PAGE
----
Scalapino was always ready to explain his point of view, but he was skilled at listening thoughtfully to opposing views. He believed that the United States should stand firm against communism, but for 11 years, beginning in 1979, he headed a team of American scholars in meetings with scholars from the Soviet Union's Institute of Asian Studies headed by Evgenyi Primakov, later Foreign Minister and Prime Minister of the Soviet Union. In these meetings, specialists on various Asian countries in the two countries exchanged frank views. As a participant in one of these conferences, I can testify that Scalapino did not hesitate to criticize Soviet policy, but he never engaged in a personal attack. As Scalapino explained, he called Primakov "Gene," and the two met privately during the course of the conference to see that the discussions got at the key issues. The Institute of East Asian Studies at the University of California, which Scalapino founded in 1978, became a vehicle for hosting conferences and for planning conferences in collaboration with scholars and officials from other countries. If anything his travels increased after he retired from teaching in 1990.

The almost continuous conversations with academics and officials in Asian countries gave Scalapino an extraordinary base for understanding the current issues in Asia. His capacity to keep up with current developments was strengthened through his editorship of Asian Survey from 1962 to 1996. Although others did the detailed work of editing, Scalapino supervised the journal and provided judgment on the selection of articles, deepening his knowledge of scholarly work on all Asian countries. He took the initiative to get scholars to write about important topics that others had neglected. His own articles for journals and the popular press not only dealt with politics within the region but with relations between Asian countries and the rest of the world, including Europe and Africa. Although Scalapino had strong views about how the US should respond to major issues, he rarely advocated specific policies. He saw his role as shedding light on the big issues of the day by presenting various perspectives in a dispassionate manner.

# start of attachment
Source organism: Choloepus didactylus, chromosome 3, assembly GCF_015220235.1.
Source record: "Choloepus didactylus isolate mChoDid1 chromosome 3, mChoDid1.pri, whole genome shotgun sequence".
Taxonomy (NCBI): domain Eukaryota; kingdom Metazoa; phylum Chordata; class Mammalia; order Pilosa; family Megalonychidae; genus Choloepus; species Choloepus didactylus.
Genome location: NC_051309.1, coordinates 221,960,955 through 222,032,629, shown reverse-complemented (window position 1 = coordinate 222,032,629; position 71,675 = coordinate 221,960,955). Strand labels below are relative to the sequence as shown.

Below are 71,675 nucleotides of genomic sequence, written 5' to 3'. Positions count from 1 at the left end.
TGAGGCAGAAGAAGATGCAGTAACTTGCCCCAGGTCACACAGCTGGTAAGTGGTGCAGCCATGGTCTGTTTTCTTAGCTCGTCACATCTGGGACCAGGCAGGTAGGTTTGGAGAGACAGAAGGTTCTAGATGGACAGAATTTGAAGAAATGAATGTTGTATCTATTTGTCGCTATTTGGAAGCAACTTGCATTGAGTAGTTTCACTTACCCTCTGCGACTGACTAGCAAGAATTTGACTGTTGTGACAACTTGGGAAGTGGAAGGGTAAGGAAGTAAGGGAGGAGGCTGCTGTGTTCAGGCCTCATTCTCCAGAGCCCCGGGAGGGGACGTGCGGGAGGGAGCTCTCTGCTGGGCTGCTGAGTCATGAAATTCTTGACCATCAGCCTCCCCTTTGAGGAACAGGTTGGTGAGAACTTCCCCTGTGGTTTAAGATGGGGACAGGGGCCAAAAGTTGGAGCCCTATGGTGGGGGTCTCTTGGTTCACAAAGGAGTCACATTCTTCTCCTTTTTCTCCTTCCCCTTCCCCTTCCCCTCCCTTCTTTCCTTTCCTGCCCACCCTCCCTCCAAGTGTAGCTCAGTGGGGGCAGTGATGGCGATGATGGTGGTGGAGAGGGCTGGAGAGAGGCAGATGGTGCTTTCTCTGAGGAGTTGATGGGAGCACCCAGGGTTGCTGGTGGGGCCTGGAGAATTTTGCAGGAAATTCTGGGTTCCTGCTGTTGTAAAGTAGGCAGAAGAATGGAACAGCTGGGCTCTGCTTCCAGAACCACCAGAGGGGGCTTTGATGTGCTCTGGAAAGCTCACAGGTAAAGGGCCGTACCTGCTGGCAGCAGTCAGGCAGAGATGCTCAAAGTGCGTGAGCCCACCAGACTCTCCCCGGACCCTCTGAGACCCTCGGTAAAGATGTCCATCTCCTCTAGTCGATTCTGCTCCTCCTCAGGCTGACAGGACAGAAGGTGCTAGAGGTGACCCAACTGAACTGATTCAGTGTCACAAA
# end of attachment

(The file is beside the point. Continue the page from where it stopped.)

Considering the breadth of Scalapino's contacts with Asian political and intellectual leaders, his knowledge of Asian affairs, and his ability to present information in a coherent and objective manner, it is not surprising that US government officials as well as foundations called upon him for advice. He was twice offered the position of Assistant Secretary of State for East Asia and twice turned it down, explaining that he felt he could be more effective outside the government.

Virtually all foundations and institutions concerned with Asia called upon Scalapino and later honoured him with awards. He was a director, advisor or board member in the Asia Foundation, the Asia Society, the Atlantic Council, the National Bureau of Asiatic Research, the Council of Foreign Relations, the Pacific Forum and various foundations. No organization played a more critical role in developing Sino-American relations than the National Committee on US–China Relations, of which Scalapino was the first chairman. He and others formed the National Committee, which was not identified with any particular point of view except to promote better understanding of and better long-term US policies toward China. When ping pong diplomacy began, the National Committee offered to host the Chinese team in the United States, which it did. Since that time the National Committee has played the central role in hosting prominent Chinese coming to the US and in promoting Americans of various circles to visit China. It became, as Henry Kissinger said, a crucial organization for providing the public support and institutions to sustain a viable government-to-government Sino-American relationship.